A perfect analogy, being a college student as well as an overall lifelong learner:  taking a college course on a subject give more “meat” to it than simply reading a textbook on such, sans the instructor (one thing I struggled with for quite a few years, until I figured it out and came to terms with its imperfection).  A textbook will present the facts, and perhaps explain them quite well (depending on the title, as well as the existing knowledge base and intelligence of the person reading them).  But you will not have a lecture or homework, and in the case of science subjects, a lab.  Moreover, without the professor, you may not get the exact information that the text is trying to convey, and of course, none of his/her additional factoids.  But, sometimes a text alone is enough when you want to read it “just for fun” rather than by assignment, despite the inevitable trade-off.  (By the way, now that I have settled down on Biology as a major, most of my other textbook pleasure readings, at least for now, deal with other subjects outside the curriculum.  But after graduation, there may be other texts, read for fun, that may lie in the domain of biology (namely, subjects not offered or taken), as well as outside.

The trade-off is the same with Google Maps.  Of course, in keeping with that analogy, for business travel, Google Maps is not an option.  But, for pleasure, it’s up to you if you want a more superficial “travel” through Google Maps or a real trip to the actual destination.  And if you can’t do it, so be it, just like my own academic dabblings outside my intended major of Biology.  Since in either case, I’m “dabbling,” I’m content.

Don’t be a stranger!

Reading and Learning 21st Century Style

These may not last very long.
These may not last very long.

(Disclaimer:  This is not an endorsement for any organization, including eSword, Phoenix, Britannica, Amazon, etc.)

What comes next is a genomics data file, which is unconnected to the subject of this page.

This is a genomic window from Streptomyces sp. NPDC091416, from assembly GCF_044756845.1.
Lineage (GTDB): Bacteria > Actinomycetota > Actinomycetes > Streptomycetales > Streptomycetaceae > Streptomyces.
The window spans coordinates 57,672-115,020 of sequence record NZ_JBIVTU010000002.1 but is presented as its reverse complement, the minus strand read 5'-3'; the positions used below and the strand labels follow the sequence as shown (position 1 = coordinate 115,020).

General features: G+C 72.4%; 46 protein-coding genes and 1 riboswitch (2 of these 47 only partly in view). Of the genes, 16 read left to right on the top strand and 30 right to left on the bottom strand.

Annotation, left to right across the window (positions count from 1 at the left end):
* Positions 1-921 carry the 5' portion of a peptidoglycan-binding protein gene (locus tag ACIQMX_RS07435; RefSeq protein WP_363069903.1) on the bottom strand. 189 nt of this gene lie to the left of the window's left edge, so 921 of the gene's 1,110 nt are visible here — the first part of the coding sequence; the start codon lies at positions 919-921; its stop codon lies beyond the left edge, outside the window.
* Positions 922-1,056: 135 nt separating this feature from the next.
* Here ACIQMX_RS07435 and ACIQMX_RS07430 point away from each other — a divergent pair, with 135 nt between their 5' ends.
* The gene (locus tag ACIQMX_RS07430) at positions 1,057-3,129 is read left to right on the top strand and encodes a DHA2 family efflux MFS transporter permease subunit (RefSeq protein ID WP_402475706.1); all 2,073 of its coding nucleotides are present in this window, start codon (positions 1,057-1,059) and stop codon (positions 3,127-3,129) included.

First papyrus, then Gutenberg’s printing press.  And now, there’s the internet, which has many sites (alas, of varying trustworthiness) to view.

For example, the e-Sword computer program, provides commentaries and other great resources for Bible study.

While my time at Phoenix U (the popular online school) was short, I still get to enjoy the textbooks (and other library resources) they have.  I am one of those few who would read a textbook for fun, and enjoy it.  Some are directly viewable on the Phoenix portal, others must be downloaded.  Still, it is invaluable, both for first-time reading and review.  If I feel disposed to do so, I’d be more than happy to blog about updates in fields of such.

And of course, you got the Amazon Kindle, and Barnes & Noble’s rival (the Nook).  This will make all valid books (which is only a fraction of all books out there) available on either format, and may lead to their print demise.

While I probably prefer physical books over an e-book, life goes on and print books are on their slow decline.  The beloved Encyclopedia Britannica, for example, is only available online; print and CD/DVD versions have been discontinued.  The online Britannica, by the way, is also available via Phoenix as well as the Community College of Philadelphia library.

And of course, there’s the pesky Wikipedia.  (Need I say more?)

So whether you prefer the old-school (pardon the pun) physical book format, online reading, or a little of both, all learning and other reading won’t change.